Copywriter, technical writer, translator (FR>EN, ES>EN, IT>EN), journalist

Maximum MINI with verve: the 2018 John Cooper Works MINI Countryman ALL4

As I promised in an earlier review, I took a MINI Countryman, the biggest Mini of the bunch, out for a spin in John Cooper Works trim.

As I said when I reviewed the Countryman ALL4, the crossover personality battles MINI design.

Seeing the Countryman next to other crossovers drives the size point forcefully home. And yet, the midnight black metallic paint capped by a red roof on my tester ensured I would not confuse the Countryman with other crossovers.

One of many John Cooper Works badges dotting the Countryman. image courtesy Mini.

Front seats, rear seats, it doesn’t matter – my 6’5” self fits in the Countryman without having to contort myself. (A needless aside: a certain BMW employee told me my name reminded her of the Fiat 500 character in the animated feature film Cars. We both laughed.)

Yet no matter where I am in the vehicle, I get to enjoy design touches dating back to Minis of old.

  • Circular or rounded details everywhere, especially the door handles, the centre screen, the climate controls, the simple instrument cluster, the base of the gear lever, the ovoid pedals, even the infotainment system controller borrowed from corporate cousin BMW.
  • Metal-look switches separated by metal loops for various features.
  • The still bug-eyed headlights accenting that distinctive curvy body.
  • The 19” JCW wheels featuring five “U-shaped spokes. (OK, these might be a modern touch. But they do look cool.)

    image courtesy Mini

As before, the rear hatch easily accommodates a hockey bag without my having to fold the rear seats. The rear seats recline a little. Putting one seat back made it easy to slide my sticks over that seat.

In-cabin technology

The optional wired navigation package on my tester brings on-board navigation, wireless charging and other goodies, topped off by a gorgeous 8.8” touchscreen driven by the top-notch (and Mini-adapted) BMW infotainment system and user-friendly control cluster.

Apple CarPlay and all other audio came through the optional Harman Kardon sound system.

The instrument cluster is on the basic end of the scale. It’s so small that the designers make it move when you adjust the steering wheel up or down.

Mini offers an optional heads-up display (HUD). It features a specific John Cooper Works mode where it is also possible to display the currently selected gear and a multi- coloured engine speed scale.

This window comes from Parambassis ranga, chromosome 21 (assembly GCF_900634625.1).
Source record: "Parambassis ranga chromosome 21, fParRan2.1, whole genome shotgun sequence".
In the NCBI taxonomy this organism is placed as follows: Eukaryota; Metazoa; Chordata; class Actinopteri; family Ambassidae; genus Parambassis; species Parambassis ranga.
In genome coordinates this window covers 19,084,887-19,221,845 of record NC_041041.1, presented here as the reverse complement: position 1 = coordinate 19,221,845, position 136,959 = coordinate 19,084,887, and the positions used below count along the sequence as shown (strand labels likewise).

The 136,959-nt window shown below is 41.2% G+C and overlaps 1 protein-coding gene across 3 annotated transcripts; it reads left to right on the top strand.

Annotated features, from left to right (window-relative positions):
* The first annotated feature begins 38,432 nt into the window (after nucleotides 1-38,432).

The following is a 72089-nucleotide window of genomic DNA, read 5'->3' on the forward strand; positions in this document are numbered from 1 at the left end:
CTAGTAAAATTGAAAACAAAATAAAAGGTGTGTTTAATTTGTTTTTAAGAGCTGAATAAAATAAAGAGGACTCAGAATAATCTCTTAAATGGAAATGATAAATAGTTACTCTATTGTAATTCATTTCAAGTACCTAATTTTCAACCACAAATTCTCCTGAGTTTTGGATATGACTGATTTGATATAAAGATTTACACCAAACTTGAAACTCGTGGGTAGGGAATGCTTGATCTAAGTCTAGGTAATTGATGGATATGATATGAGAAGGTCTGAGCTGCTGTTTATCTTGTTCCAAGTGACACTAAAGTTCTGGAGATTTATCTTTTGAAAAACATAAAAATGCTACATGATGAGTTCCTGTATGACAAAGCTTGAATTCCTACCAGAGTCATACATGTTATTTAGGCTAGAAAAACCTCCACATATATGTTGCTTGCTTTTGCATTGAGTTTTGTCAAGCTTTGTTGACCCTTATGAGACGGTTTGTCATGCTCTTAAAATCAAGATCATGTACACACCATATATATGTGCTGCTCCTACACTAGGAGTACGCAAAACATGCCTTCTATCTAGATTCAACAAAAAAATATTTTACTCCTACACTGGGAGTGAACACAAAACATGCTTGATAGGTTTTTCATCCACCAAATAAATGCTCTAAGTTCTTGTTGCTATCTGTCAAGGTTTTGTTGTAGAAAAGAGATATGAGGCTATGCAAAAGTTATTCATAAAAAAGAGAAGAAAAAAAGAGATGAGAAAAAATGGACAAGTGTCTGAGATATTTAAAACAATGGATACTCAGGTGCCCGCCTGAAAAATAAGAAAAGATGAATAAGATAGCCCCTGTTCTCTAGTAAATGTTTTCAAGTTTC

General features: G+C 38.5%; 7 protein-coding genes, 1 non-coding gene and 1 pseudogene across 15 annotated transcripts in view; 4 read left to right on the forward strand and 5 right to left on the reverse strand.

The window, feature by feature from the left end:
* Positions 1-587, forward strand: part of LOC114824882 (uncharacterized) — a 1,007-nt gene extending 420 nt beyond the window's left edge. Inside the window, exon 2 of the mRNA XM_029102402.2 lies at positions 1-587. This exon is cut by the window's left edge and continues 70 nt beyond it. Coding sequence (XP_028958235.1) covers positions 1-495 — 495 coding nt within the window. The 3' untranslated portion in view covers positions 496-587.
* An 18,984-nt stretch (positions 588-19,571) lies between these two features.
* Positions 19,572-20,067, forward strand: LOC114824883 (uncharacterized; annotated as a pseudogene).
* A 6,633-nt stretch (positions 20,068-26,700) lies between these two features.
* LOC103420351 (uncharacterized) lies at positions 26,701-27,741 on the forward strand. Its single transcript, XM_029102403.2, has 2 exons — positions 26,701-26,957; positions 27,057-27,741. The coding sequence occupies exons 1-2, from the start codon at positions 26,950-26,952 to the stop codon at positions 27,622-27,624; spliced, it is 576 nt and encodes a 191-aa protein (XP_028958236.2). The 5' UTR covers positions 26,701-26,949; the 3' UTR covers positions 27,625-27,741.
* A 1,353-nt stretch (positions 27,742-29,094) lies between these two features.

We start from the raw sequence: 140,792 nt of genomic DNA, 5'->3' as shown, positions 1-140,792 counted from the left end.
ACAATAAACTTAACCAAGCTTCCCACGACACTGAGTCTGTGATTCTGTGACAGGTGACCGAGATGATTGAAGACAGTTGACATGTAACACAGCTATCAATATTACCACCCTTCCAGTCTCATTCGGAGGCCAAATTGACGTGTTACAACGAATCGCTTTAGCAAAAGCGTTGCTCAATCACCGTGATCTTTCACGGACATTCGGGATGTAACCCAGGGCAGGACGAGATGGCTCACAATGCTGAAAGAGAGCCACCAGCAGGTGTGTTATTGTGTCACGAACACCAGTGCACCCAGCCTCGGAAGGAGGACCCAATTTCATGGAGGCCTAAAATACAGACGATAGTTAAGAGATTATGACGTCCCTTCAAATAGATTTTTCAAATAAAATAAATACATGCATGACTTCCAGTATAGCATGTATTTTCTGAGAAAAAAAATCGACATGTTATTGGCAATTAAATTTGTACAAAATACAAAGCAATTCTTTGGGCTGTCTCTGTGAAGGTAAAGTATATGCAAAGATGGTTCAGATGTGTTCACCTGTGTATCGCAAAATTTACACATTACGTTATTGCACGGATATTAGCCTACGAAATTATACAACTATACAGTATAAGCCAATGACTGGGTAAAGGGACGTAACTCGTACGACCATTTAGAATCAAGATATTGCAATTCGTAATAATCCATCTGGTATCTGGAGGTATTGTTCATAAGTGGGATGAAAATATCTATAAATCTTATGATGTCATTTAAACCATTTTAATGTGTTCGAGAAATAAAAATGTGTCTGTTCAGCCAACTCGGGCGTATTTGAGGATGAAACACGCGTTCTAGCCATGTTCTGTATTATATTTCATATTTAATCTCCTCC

I had two quibbles here.

  • The display relies on a screen that rises from the dash behind the instrument cluster. I question whether the car needs these moving parts, especially since Mini’s parent BMW’s vehicles use the windscreen as the display for the HUD.
  • Under varying lighting conditions, the display appears more or less clear. More specifically, the display appears dim when in bright sunlight, and I’m wearing polarized sunglasses. Again, this is a surprise because of the clarity I’ve enjoyed from multiple BMW HUDs under (to my recollection) any lighting conditions.

Mini, please talk to your corporate cousins for an upgrade to the HUD.

The driving

Just like the regular Countryman, the JCW features a fuel-saving engine start-stop feature and a drive mode switch (Normal, Sport, and Green – you might notice some lag if you drive in Green mode, but step on the pedal hard enough and the Mini goes “non-green” while your foot is down. ).

Unlike the regular Countryman, the John Cooper Works has a 2-litre, 4-cylinder TwinPower Turbo-goosed engine that delivers 228 horsepower, a sizeable step up from the 136 hp in the model I previously tested. 258 lb-ft of torque takes you off the start line more quickly than the 162 of said previous tester. Mini claims a 0-100 km/h sprint time of 6.5 seconds. I wouldn’t say I confirmed this on my favourite highway on-ramp, but… um… I’m inclined to believe it.

The 8-speed transmission (6 on the manual version) keeps things moving. You can take over the gearbox using paddle shifters. Mini also offers a manual transmission on the Countryman, a tradition I hope it never ends. I have driven a six-speed Clubman, and my notes from that week tell me it was plenty of fun.

Stopping power comes from Brembo high-performance brakes.
Dynamic stability control helps keep things from going sideways, literally or otherwise.

The wheels at the corners are an important part of the looks. They are also an important part of the handling. While it’s stable for such a big vehicle (a Mini in name only), what surprised me was the tight turning radius when executing u-turns.

Fuel economy

BMW publishes city, highway and combined fuel consumption numbers of 10.3, 7.9 and 9.2 respectively (all numbers L/100km).

The Countryman prefers 91 octane (though it will accept 89) in its 61L tank.


The 2018 John Cooper Works Countryman ALL4 starts at $38,890 MSRP. That’s a $9,000 premium over the non-JCW Countryman ALL4.

My tester, with optional equipment and not including freight and PDI, sells for $48,730 MSRP. Optional equipment included:

  • Essentials Package
  • Wired Navigation Package
  • JCW Style Package
  • Various stand-alone options

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